Medium branched-chain fatty acids could be a viable anaplerotic treatment option for long-chain fatty acid oxidation disorders (LCFAOD), according to a new study published in the Journal of Inherited Metabolic Disease.
LCFAOD can be life-threatening, even with optimum care, because fatty acid oxidation is the main source of energy for the heart and is essential for the function of skeletal muscles.
There are 6 main types of LCFAODs. These are carnitine palmitoyltransferase I (CPT I) deficiency, carnitine-acyl-carnitine translocase (CACT) deficiency, carnitine palmitoyltransferase II (CPT II) deficiency, very long-chain acyl-coenzyme A (CoA) dehydrogenase (VLCAD) deficiency, long-chain 3-hydroxyacyl-CoA dehydrogenase (LCHAD) deficiency, and trifunctional protein (TFP) deficiency. Each type is caused by a mutation encoding a different enzyme involved in the β-oxidation of long-chain fatty acids.
Read more about LCFAOD etiology
In the present study, a team of researchers led by Al-Walid Mohsen, PhD, from the University of Pittsburgh tested medium branched-chain fatty acids as potential anaplerotic treatments in fibroblasts obtained from patients with CPT II deficiency, VLCAD deficiency, LCHAD deficiency, and TFP deficiency.
The researchers treated the cells with C7, 2,6-dimethylheptanoic acid (dMC7), 6-amino-2,4-dimethylheptanoic acid (AdMC7), or 4,8-dimethylnonanoic acid (dMC9). In fibroblasts treated with branched-chain fatty acids, the tricarboxylic acid profile improved compared to those treated with C7.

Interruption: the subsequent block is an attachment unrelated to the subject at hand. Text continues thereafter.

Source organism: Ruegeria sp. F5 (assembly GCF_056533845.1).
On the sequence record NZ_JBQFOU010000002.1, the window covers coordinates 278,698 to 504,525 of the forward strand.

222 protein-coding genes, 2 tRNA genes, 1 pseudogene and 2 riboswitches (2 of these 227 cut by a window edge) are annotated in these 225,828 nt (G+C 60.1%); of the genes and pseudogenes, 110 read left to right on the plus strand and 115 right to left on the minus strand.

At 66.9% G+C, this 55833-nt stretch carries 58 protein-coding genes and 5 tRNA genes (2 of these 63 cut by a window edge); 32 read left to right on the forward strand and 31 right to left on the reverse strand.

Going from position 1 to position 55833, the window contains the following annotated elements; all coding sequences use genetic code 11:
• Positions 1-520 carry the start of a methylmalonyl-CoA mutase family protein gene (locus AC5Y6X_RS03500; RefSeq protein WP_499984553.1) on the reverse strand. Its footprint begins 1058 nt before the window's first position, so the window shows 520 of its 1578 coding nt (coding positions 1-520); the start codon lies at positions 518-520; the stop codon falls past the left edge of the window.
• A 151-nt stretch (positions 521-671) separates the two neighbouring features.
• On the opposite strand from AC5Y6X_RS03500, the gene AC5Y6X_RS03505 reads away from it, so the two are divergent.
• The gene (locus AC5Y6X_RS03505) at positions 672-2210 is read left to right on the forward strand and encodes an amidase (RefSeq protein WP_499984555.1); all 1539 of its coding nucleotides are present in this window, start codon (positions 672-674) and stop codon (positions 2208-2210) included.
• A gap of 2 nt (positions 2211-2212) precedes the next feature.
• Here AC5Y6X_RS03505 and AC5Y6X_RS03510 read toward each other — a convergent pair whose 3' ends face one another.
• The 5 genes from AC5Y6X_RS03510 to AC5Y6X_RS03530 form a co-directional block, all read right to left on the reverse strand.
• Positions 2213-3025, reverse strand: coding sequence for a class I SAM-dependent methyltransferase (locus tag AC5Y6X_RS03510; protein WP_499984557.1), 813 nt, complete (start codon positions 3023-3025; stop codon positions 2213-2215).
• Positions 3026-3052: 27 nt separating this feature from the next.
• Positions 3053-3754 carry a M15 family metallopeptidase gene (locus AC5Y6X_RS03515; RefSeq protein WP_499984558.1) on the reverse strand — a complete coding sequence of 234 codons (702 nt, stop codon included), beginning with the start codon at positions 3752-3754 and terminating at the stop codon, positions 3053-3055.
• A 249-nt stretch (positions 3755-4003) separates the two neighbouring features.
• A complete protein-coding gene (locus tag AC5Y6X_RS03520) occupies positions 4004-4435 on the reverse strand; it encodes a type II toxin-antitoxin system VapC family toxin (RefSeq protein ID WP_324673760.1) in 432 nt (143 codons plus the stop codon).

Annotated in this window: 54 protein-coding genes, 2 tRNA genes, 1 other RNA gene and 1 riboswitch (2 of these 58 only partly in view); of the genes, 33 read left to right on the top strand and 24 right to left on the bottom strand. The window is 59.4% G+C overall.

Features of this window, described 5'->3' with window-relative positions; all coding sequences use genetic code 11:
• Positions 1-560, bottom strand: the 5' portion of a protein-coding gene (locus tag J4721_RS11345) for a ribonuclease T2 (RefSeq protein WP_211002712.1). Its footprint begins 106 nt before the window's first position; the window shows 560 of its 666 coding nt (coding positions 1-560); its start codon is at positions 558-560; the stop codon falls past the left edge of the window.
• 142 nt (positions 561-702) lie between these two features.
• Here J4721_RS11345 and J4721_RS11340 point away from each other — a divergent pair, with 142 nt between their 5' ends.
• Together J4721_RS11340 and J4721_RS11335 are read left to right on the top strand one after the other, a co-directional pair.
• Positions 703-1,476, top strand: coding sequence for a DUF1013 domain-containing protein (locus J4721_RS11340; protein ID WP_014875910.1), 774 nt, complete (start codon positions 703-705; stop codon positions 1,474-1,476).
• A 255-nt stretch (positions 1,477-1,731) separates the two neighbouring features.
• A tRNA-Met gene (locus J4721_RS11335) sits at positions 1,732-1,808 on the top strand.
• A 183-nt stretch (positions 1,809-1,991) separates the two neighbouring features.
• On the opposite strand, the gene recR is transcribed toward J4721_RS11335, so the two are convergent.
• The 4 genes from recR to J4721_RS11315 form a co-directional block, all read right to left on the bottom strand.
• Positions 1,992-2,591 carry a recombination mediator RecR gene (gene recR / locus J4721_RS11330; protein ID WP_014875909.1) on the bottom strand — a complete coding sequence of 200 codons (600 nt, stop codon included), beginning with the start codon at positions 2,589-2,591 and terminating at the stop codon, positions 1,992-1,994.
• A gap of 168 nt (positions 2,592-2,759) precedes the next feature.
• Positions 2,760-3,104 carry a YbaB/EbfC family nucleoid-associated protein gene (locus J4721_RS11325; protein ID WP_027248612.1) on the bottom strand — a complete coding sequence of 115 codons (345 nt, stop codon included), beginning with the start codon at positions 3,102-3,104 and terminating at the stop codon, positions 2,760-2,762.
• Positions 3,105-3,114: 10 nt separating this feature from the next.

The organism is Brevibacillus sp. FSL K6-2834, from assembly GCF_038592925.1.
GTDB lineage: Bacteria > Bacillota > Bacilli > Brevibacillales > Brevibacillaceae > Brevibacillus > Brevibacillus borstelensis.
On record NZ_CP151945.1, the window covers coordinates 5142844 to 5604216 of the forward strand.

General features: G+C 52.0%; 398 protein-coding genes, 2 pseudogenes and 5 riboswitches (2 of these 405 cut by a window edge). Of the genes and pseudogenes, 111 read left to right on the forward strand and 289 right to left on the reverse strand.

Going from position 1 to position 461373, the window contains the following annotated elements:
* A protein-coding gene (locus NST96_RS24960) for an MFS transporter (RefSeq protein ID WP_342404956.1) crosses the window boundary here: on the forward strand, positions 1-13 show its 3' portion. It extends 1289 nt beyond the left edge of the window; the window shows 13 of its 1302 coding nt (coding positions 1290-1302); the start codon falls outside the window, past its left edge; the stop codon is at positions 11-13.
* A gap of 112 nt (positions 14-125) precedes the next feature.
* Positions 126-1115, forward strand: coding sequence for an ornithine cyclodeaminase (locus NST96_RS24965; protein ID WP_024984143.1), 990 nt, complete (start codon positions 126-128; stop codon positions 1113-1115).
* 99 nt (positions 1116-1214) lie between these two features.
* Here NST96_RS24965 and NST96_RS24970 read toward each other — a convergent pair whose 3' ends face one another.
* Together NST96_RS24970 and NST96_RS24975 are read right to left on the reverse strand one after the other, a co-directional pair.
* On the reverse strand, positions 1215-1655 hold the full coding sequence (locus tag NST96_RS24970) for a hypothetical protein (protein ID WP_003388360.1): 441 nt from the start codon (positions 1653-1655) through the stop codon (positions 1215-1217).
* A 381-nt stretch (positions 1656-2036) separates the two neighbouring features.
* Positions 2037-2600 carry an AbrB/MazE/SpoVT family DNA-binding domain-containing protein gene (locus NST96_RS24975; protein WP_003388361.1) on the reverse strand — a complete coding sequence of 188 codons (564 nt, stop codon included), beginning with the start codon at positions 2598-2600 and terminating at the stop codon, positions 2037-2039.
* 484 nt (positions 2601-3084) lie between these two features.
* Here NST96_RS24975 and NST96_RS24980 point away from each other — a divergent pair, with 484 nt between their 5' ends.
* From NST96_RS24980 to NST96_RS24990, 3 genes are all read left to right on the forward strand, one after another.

Moreover, in VLCAD-, LCHAD-, and TFP-deficient cells treated with AdMC7, the intracellular propionate was higher than in those treated with C7.
In CPT II- and VLCAD-deficient cells, AdMC7 treatment led to higher succinate levels than in those treated with C7. Additionally, malate and glutamate levels were higher in all types of cells that were treated with AdMC7 than in those treated with C7.
The researchers concluded, “The results provide the impetus to further evaluate and consider branched-chain fatty acids as viable anaplerotic therapy for fatty acid oxidation disorders and other diseases.”
Karunanidhi A, Van’t Land C, Rajasundaram D, Grings M, Vockley J, Mohsen AW. Medium branched chain fatty acids improve the profile of tricarboxylic acid cycle intermediates in mitochondrial fatty acid β-oxidation deficient cells: a comparative study. J Inherit Metab Dis. Published online January 25, 2022. doi:10.1002/jimd.12480